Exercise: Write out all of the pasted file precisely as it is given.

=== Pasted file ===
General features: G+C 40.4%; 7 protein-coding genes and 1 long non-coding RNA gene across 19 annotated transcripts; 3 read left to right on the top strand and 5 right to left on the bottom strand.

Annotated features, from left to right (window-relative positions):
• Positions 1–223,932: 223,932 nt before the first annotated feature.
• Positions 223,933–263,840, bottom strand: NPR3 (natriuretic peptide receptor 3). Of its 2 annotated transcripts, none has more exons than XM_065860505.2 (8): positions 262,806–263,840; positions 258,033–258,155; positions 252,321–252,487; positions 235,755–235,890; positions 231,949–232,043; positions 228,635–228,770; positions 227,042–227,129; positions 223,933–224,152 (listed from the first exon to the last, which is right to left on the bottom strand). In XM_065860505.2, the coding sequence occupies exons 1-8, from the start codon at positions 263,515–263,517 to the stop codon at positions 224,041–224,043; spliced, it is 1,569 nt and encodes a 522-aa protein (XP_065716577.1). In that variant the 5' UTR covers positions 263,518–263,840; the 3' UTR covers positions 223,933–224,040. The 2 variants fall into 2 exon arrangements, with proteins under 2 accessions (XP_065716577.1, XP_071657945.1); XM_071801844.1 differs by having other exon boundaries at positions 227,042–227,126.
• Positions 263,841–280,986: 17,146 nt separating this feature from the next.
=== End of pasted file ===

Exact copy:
General features: G+C 40.4%; 7 protein-coding genes and 1 long non-coding RNA gene across 19 annotated transcripts; 3 read left to right on the top strand and 5 right to left on the bottom strand.

Annotated features, from left to right (window-relative positions):
• Positions 1–223,932: 223,932 nt before the first annotated feature.
• Positions 223,933–263,840, bottom strand: NPR3 (natriuretic peptide receptor 3). Of its 2 annotated transcripts, none has more exons than XM_065860505.2 (8): positions 262,806–263,840; positions 258,033–258,155; positions 252,321–252,487; positions 235,755–235,890; positions 231,949–232,043; positions 228,635–228,770; positions 227,042–227,129; positions 223,933–224,152 (listed from the first exon to the last, which is right to left on the bottom strand). In XM_065860505.2, the coding sequence occupies exons 1-8, from the start codon at positions 263,515–263,517 to the stop codon at positions 224,041–224,043; spliced, it is 1,569 nt and encodes a 522-aa protein (XP_065716577.1). In that variant the 5' UTR covers positions 263,518–263,840; the 3' UTR covers positions 223,933–224,040. The 2 variants fall into 2 exon arrangements, with proteins under 2 accessions (XP_065716577.1, XP_071657945.1); XM_071801844.1 differs by having other exon boundaries at positions 227,042–227,126.
• Positions 263,841–280,986: 17,146 nt separating this feature from the next.